I recently found a great site called dLife that has LOTS of great info and seemingly endless forums. It can be located here

loser's avatar

I have type 2 and when I lost weight from exercising more, it got better to the point that I no longer have to take medication for it. I just manage with diet and exercise. Check out the American Diabetes Assicuations website. They have a lot of info and a lot if great books you can order with info and cooking, diet, etc. Get yourself a medic alert

loser's avatar

Sorry! My iPhone is being weird! Anyway, get yourself some medic alert jewelry and always carry some candy or glucose tabs with you. And test your blood sugar frequently! You can’t do that too much. Good luck!

poofandmook's avatar

My dad has struggled with his diabetes for years. Last year, he dropped to comatose levels 3 times within a span of 6 months (17, 19, and 20). One of those times, he called the paramedics just before he passed out on the side of the highway in his car at 11pm. He doesn’t even remember calling them.

Finally he went to a diabetic counselor, who discovered that his endocrinologist must’ve been trying to kill him. The insulin regimen he had my father on was completely wrong. The diabetic counselor recommended a good endocrinologist, who put my dad on an insulin pump. The newer pumps even test your sugar for you (YOU MUST STILL DO IT ON YOUR OWN it warrants the caps) and inputs the data. The pump then gives you a steady stream of insulin, so theoretically, you should never be too high or too low. Since then, my dad has only dropped twice (there was a kink in the tubing for the pump, and another time when he was sick, which, for a diabetic, can be perfect condition for your body to be more resistant to insulin than usual).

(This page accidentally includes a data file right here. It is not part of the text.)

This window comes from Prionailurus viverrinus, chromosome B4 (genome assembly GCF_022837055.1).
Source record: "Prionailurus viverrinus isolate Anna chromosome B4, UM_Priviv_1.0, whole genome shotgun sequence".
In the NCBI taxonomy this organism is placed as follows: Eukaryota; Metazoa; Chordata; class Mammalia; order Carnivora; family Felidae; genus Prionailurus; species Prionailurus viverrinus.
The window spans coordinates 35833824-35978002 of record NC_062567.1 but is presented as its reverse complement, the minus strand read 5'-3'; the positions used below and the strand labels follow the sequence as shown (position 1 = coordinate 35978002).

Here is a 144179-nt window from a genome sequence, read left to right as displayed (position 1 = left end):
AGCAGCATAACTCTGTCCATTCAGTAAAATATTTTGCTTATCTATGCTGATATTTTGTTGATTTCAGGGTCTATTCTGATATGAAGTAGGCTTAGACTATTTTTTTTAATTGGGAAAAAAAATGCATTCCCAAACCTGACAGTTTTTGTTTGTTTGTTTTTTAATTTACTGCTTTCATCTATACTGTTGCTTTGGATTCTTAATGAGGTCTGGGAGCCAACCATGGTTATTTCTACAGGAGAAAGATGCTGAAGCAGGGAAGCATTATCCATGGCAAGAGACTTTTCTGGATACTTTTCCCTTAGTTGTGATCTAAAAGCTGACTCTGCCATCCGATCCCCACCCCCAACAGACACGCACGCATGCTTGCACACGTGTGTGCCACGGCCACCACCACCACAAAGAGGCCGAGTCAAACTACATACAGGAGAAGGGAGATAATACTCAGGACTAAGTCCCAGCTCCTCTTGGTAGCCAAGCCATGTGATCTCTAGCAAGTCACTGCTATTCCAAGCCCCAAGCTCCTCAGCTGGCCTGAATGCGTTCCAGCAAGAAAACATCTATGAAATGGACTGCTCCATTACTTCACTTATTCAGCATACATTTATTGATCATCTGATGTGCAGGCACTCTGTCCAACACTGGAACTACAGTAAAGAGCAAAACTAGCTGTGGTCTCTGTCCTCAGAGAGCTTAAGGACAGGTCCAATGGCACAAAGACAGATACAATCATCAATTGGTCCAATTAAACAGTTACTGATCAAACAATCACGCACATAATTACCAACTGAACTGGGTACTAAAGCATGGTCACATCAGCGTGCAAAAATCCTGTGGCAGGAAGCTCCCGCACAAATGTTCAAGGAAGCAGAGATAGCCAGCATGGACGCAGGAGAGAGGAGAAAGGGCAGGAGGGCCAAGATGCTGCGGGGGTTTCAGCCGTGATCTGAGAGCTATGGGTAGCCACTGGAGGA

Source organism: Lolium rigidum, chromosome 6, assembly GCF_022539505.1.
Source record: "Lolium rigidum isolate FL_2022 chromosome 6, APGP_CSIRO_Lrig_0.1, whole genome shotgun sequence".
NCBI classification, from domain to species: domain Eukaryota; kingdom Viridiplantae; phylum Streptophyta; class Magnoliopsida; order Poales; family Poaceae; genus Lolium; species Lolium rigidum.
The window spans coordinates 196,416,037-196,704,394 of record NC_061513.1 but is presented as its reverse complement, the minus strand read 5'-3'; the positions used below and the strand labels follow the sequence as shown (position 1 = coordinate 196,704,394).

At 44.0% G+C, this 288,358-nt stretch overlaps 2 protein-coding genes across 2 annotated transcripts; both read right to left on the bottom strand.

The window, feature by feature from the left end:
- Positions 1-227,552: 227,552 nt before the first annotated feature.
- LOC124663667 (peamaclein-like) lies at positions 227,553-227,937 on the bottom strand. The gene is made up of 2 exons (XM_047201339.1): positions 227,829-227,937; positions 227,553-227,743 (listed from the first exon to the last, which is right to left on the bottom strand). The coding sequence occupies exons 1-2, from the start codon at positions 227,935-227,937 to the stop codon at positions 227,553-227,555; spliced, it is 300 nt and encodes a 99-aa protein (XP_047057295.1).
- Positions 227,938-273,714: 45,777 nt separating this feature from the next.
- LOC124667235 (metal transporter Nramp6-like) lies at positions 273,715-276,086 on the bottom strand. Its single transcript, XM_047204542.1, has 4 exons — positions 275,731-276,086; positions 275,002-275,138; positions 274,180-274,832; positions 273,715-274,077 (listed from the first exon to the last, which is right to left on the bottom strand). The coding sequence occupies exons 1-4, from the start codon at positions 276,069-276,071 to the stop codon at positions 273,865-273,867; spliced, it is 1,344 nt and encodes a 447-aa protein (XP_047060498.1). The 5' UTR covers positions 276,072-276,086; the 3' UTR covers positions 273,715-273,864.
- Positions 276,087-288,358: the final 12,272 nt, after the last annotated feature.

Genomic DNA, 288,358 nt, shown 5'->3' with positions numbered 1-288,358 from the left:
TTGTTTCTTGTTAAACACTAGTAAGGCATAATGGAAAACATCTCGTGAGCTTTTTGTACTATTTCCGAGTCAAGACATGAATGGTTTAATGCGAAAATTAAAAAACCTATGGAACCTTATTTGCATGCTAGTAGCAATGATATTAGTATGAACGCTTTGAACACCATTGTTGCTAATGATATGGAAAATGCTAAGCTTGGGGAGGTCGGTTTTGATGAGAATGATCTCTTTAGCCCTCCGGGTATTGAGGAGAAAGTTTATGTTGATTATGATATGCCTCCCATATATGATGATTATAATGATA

Long story short, be vigilant… be completely OCD about your blood sugar. Don’t forget. Don’t take more insulin to make up for the extra food. Don’t forget to eat. Don’t neglect to eat. Test often. Keep a written log of what you eat, how much, insulin, sugar levels, etc. every day, every test, every meal, without fail. Exercise. Do yourself a favor and see a diabetic counselor in addition to an endocrinologist, and a nutritionist.

greylady's avatar–145.html
Yes, find an endocrinologist and take his findings and recommendations to a dietitian- he will probably give you a referral if you ask. Read everything you can find on diabetes and get a good glucometer. Keep good records and take them with you to every MD and dietitian appointment.

Jedi_sena's avatar

This is not a great idea if you’re already on medicine for it, but my husband was able to stay off of medicine and control it for about 4 years with diet, exercise, and a suppliment that you can buy at the healthfood store called chromium picolinate. Chromium only works if chromium deficiencies are a contributor to your diabetes which doctors rarely tests for. But a lot of people find that it works very well for them. My sister also swears by the herb fenugreek. I’ve also heard very good results from diabetic friends using dandelion root.

loser's avatar

I heard that cinnemon helps too.

greylady's avatar

cinnamon is reported to be a blood sugar regulator, but is still being tested.